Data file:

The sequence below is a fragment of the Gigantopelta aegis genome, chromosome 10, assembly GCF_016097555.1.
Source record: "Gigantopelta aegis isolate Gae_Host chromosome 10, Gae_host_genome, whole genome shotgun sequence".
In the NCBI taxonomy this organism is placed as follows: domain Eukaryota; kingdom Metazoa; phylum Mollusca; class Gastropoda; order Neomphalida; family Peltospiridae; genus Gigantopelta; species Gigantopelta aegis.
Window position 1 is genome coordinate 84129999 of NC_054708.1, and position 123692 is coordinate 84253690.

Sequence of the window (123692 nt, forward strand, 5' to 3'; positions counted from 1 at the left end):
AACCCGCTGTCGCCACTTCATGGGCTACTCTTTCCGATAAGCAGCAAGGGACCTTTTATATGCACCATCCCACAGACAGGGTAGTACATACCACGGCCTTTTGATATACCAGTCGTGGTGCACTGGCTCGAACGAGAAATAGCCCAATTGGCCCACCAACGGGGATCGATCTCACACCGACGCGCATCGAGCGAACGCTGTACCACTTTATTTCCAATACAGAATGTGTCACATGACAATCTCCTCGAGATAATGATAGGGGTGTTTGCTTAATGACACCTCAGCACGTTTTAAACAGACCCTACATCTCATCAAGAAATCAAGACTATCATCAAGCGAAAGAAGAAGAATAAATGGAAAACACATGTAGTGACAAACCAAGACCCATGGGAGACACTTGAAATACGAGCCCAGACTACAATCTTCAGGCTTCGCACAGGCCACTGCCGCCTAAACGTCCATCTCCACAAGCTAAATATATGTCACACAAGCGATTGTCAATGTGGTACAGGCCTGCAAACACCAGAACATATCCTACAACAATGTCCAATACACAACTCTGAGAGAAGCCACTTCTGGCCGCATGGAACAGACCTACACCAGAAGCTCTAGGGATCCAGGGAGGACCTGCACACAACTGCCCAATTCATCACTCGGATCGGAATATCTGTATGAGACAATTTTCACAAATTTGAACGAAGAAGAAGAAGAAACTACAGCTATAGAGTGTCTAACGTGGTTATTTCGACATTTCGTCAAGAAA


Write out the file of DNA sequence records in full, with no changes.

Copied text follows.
The sequence below is a fragment of the Gigantopelta aegis genome, chromosome 10, assembly GCF_016097555.1.
Source record: "Gigantopelta aegis isolate Gae_Host chromosome 10, Gae_host_genome, whole genome shotgun sequence".
In the NCBI taxonomy this organism is placed as follows: domain Eukaryota; kingdom Metazoa; phylum Mollusca; class Gastropoda; order Neomphalida; family Peltospiridae; genus Gigantopelta; species Gigantopelta aegis.
Window position 1 is genome coordinate 84129999 of NC_054708.1, and position 123692 is coordinate 84253690.

Sequence of the window (123692 nt, forward strand, 5' to 3'; positions counted from 1 at the left end):
AACCCGCTGTCGCCACTTCATGGGCTACTCTTTCCGATAAGCAGCAAGGGACCTTTTATATGCACCATCCCACAGACAGGGTAGTACATACCACGGCCTTTTGATATACCAGTCGTGGTGCACTGGCTCGAACGAGAAATAGCCCAATTGGCCCACCAACGGGGATCGATCTCACACCGACGCGCATCGAGCGAACGCTGTACCACTTTATTTCCAATACAGAATGTGTCACATGACAATCTCCTCGAGATAATGATAGGGGTGTTTGCTTAATGACACCTCAGCACGTTTTAAACAGACCCTACATCTCATCAAGAAATCAAGACTATCATCAAGCGAAAGAAGAAGAATAAATGGAAAACACATGTAGTGACAAACCAAGACCCATGGGAGACACTTGAAATACGAGCCCAGACTACAATCTTCAGGCTTCGCACAGGCCACTGCCGCCTAAACGTCCATCTCCACAAGCTAAATATATGTCACACAAGCGATTGTCAATGTGGTACAGGCCTGCAAACACCAGAACATATCCTACAACAATGTCCAATACACAACTCTGAGAGAAGCCACTTCTGGCCGCATGGAACAGACCTACACCAGAAGCTCTAGGGATCCAGGGAGGACCTGCACACAACTGCCCAATTCATCACTCGGATCGGAATATCTGTATGAGACAATTTTCACAAATTTGAACGAAGAAGAAGAAGAAACTACAGCTATAGAGTGTCTAACGTGGTTATTTCGACATTTCGTCAAGAAA